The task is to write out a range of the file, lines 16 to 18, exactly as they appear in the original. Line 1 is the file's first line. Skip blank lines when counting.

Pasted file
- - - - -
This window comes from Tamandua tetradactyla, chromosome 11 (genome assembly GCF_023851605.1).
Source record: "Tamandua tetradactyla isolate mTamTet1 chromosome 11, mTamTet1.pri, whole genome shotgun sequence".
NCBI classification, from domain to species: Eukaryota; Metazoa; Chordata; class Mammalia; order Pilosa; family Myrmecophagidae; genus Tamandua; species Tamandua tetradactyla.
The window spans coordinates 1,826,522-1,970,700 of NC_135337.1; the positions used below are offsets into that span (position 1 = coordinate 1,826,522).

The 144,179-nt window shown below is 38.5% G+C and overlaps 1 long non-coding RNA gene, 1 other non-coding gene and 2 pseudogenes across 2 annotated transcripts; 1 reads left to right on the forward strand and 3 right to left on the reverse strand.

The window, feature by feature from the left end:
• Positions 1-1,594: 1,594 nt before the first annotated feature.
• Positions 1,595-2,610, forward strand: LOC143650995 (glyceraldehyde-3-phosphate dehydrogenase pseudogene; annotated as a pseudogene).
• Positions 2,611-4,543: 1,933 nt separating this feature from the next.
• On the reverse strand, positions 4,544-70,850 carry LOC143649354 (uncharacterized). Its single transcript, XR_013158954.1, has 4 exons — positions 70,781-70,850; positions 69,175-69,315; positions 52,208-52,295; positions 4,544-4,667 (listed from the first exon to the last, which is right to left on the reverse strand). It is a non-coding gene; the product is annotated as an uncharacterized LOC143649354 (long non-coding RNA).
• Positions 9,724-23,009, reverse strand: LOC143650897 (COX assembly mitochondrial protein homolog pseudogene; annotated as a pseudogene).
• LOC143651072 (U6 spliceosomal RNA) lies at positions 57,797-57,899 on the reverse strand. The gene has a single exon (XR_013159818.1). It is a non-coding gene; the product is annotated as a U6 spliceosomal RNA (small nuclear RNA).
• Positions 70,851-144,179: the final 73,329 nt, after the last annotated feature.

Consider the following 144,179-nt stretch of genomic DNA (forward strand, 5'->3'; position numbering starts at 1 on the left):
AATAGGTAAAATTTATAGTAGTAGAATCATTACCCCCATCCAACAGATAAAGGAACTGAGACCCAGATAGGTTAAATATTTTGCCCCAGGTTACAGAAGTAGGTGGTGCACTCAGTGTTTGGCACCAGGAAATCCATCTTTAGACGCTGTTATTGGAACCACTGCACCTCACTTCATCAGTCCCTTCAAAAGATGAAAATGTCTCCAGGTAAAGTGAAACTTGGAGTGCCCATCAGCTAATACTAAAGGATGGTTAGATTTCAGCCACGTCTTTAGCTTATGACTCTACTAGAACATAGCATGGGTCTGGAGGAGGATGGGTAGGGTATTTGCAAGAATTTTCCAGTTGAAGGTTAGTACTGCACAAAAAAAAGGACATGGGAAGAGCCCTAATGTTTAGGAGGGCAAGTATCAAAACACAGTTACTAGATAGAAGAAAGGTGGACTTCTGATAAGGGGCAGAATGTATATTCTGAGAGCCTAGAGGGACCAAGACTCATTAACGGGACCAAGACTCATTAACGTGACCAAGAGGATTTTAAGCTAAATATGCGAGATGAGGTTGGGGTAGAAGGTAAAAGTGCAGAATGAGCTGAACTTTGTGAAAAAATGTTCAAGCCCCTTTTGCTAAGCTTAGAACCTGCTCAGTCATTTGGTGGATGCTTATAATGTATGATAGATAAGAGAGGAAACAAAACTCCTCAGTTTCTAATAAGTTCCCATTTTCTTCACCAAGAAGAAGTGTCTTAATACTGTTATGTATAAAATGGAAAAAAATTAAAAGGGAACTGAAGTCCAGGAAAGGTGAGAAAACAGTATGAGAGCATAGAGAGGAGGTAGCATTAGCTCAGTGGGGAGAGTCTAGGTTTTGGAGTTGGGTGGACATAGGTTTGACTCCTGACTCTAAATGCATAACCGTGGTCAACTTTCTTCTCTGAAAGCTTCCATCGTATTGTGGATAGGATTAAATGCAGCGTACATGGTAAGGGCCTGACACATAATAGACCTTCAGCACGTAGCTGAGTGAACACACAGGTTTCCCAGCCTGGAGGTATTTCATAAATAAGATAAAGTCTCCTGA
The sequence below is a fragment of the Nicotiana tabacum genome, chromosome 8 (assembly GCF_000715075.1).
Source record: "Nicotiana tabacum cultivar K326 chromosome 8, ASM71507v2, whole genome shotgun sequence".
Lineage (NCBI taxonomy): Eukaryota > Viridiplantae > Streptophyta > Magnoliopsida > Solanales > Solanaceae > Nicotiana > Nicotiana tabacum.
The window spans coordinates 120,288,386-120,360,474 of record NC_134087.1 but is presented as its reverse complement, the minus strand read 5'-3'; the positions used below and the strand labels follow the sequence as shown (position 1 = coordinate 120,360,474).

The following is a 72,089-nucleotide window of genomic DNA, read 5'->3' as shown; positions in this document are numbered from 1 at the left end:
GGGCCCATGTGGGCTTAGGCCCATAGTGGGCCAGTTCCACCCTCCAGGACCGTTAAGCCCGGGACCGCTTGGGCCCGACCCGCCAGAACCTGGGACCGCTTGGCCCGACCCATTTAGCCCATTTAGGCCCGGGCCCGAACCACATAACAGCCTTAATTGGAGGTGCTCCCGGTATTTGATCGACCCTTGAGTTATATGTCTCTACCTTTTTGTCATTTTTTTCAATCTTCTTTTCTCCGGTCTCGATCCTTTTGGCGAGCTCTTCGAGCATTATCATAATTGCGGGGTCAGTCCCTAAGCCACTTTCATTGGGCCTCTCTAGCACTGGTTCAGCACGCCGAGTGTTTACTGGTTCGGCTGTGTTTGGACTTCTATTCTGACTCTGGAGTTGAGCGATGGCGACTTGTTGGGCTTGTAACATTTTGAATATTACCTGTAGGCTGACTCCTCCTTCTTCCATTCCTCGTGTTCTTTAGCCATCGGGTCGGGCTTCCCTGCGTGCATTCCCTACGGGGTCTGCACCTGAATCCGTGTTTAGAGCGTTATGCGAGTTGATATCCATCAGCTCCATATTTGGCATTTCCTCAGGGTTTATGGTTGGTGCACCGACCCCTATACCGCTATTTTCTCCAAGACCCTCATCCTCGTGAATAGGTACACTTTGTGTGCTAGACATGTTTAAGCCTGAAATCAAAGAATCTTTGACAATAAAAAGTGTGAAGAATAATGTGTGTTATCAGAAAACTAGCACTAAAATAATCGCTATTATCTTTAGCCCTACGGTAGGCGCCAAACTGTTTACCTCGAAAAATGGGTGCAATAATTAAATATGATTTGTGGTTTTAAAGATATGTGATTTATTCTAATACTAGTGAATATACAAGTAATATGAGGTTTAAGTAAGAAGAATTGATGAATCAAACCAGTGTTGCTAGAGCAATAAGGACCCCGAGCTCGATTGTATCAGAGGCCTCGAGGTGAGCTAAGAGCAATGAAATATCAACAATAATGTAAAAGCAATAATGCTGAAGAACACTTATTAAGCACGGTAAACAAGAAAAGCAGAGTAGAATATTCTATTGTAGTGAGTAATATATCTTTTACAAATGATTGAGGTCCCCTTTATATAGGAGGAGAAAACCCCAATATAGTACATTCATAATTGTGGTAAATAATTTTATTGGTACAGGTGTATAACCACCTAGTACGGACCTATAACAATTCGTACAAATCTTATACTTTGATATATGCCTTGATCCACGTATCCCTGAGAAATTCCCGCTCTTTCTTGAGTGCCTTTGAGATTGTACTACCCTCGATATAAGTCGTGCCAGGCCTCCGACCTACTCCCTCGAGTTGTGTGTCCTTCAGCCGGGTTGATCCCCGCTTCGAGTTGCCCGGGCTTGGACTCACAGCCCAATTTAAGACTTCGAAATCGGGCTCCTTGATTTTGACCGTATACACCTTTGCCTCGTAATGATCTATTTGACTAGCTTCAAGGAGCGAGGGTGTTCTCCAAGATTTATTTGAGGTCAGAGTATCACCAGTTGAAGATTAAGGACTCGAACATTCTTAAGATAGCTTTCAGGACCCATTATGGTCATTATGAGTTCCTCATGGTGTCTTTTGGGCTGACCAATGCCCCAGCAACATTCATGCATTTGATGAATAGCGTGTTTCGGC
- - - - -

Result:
The sequence below is a fragment of the Nicotiana tabacum genome, chromosome 8 (assembly GCF_000715075.1).
Source record: "Nicotiana tabacum cultivar K326 chromosome 8, ASM71507v2, whole genome shotgun sequence".
Lineage (NCBI taxonomy): Eukaryota > Viridiplantae > Streptophyta > Magnoliopsida > Solanales > Solanaceae > Nicotiana > Nicotiana tabacum.